아 야 어 여 이 에 애 예 얘

(2) Horizontal Vowels
There are also five "horizontal vowels". With a horizontal vowel, the initial consonant is written above the vowel.

오 요 우 유 으

(3) Combinations of Vertical and Horizontal Vowels
There are seven diphthongs, which are combinations of vertical and horizontal vowels. The rule of the initial consonant is still applicable. Therefore, the initial consonant "ㅇ" must appear to the left of hte vertical and above the horizontal vowel.

와 워 외 위 왜 웨 의



Consonant Graphemes

The consonants of the Hangul alphabet were designed so their shapes would reflect the place and manner of articulation. For example, the shapes of the 5 consonants reflect the 5 different methods of articulation.

In Korean, the consonant is always pronounced in combination with a vowel, with the exception of the "ㅇ" as the initial consonant. Each consonant has it's own individual sound and "name". The name of the consonant also reflects the sound made by that consonant when spoken. For instance, the name of this symbol "ㄱ" is kiyeok and it's sound is similar to the English "k".

Plain Consonants:
ㄱ (k , g)
ㄴ (n)
ㄷ (d , t)
ㄹ (r , l)
ㅁ (m)
ㅂ (b , p)
ㅅ (s, sh)
ㅇ (voiceless, ng)
ㅈ (j, ch)
ㅊ (ch)
ㅋ (k)
ㅌ (t)
ㅍ (p)
ㅎ (h)



Double Consonants:
ㅃ (pp)
ㅉ (tch)
ㄸ (tt)
ㄲ (kk)
ㅆ (ss)



The sound produced by a double consonant is sharper than that of the single. The name of a double consonant is simply the name of the single consonant with 'ssang' attached to the name of the single consonant. For instance, the name of the character "ㄲ" is ssang-kiyeok.

The pronunciation of the double consonants, what you do is double the sounds together by making it a more thicker/punchier sound. For example, '' (pp, bb) it's like when someone says "But!". You put a little more pressure into it than just the single '' (b, p) sound.


The letters are grouped into syllable blocks containing an initial consonant (which may be silent or double), one or two vowels (below or to the right), and sometimes a final consonant (below).

The basic letters of the alphabet when Hunmin chong-um was first created numbered eight; they were the consonants ", , , , " and the vowels ", "

The reason consonants and vowels were separated was due to their differing functions when two letters were combined to form a syllable. Hunmin chong-um is basically a form of hieroglyph. Consonants, the initial sound letters, resemble a person's speech organs. The shape of each letter is based on the form of different sound articulation units. Other consonants, excluding by adding additional strokes to the basic forms, based on the strength of the sounds.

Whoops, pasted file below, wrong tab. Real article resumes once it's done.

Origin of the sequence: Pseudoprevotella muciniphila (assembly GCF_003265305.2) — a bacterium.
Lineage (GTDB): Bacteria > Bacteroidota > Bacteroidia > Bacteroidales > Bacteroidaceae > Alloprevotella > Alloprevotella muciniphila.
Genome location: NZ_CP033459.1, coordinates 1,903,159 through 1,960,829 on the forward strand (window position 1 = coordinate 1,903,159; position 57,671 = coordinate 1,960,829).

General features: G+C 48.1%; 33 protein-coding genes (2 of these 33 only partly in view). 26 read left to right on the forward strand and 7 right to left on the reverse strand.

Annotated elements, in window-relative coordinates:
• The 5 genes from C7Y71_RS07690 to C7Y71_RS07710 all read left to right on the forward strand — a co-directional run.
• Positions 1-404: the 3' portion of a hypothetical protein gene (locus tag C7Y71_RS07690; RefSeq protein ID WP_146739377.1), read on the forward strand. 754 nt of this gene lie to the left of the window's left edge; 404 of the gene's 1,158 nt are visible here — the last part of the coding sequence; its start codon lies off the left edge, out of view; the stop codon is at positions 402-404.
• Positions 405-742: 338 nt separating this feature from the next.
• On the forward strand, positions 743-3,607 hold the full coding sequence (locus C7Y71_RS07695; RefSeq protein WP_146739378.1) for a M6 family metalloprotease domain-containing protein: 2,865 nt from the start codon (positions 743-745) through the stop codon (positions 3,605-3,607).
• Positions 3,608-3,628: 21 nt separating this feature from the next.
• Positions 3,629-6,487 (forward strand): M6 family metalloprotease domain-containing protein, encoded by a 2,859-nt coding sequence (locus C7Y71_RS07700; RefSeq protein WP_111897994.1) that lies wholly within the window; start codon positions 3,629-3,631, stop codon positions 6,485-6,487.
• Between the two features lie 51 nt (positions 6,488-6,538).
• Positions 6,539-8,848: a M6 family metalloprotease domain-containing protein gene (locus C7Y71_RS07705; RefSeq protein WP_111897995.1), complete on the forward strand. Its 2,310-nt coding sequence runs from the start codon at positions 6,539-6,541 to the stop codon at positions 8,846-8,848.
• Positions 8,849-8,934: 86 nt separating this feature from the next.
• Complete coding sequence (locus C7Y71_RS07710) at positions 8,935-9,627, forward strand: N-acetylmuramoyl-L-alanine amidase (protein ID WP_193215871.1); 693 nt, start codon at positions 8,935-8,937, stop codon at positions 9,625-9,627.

ㄱ [기역 – Kiyeok]: To pronounce this letter, part of the tongue touches the molar teeth and sticks near the uvula. The shape of the letter is based on the lateral form of this process.

ㄴ [니은 – Nieun]: To pronounce this letter, the front of the tongue curves and the tip of the tongue sticks to the upper gums. The shape of the letter is based on the lateral form of this process.

ㅁ [미음 – Mieum]: To pronounce this letter, upper and lower lips are joined. The shape of the letter is based on the form of the joined lips.

ㅅ [시옷 – Siot]: To pronounce this letter, the tip of the tongue and the upper teeth are brought close together, and sound is created by blowing through the narrowed passage. The shape of the letter is based on the form of the teeth during the process.


[g] + ㅏ [ah] = 가 [ga]
[g] + ㅑ [ya] = 갸 [gya]
[g] + ㅓ [uh] = 거 [guh]
[g] + ㅕ [yuh, yeo] = 겨 [gyuh]
[g] + ㅗ [oh] = 고 [go]
[g] + ㅛ [yo] = 교 [gyo]
[g] + ㅜ [oo] = 구 [goo]
[g] + ㅠ [yoo] = 규 [gyoo, gyu]
[g] + ㅡ [uh] = 그 [guh]
[g] + ㅣ [ee] = 기 [gi, ki]
[n] + ㅏ [ah] = 나 [na]
[n] + ㅑ [ya] = 냐 [nya]
[n] + ㅓ [uh] = 너 [nuh]
[n] + ㅕ [yuh, yeo] = 녀 [nyuh]
[n] + ㅗ [oh] = 노 [noh]
[n] + ㅛ [yo] = 뇨 [nyo]
[n] + ㅜ [oo] = 누 [noo]
[n] + ㅠ [yoo] = 뉴 [nyoo]
[n] + ㅡ [nuh] = 느 [nuh]
[n] + ㅣ [nee] = 니 [ni]

As the above example clearly show, Hangul. With only 14 consonants and 10 vowels, is capable of expressing virtually any sound.


The Korean language has a well-developed and expansive vocabulary, and therefore, it is very difficult to express fully in foreign letter. However, due to its scientific design, it is quite easy to approximate the sounds of foreign words in the Korean alphabet. Following are some examples of English words expressed in Hangul.

London - 런던 [Run + Dun = Reondun ]
New York – 뉴욕 [Nyoo + Yok = Nyu-yeok ]
America – 아메리카 [Ah + Meh + Ri + Ka = Amerika ]

In particular, because of its simplicity and the rather small number of letters, Hangul is very easy to learn even for children and foreigners.

It is no coincidence that by the time they reach the ages of two or three, most Korean children are already capable of expressing their feelings and thoughts, albeit in primitive form. By the time they reach school age, most exhibit mastery of Hangul, which is indeed a rare phenomenon throughout the world. This fact clearly attests to the easy learn-ability and accessibility of the Korean alphabet.

Throughout history, Hangul has been at the root of the Korean culture, helping to preserve its national identity and independence.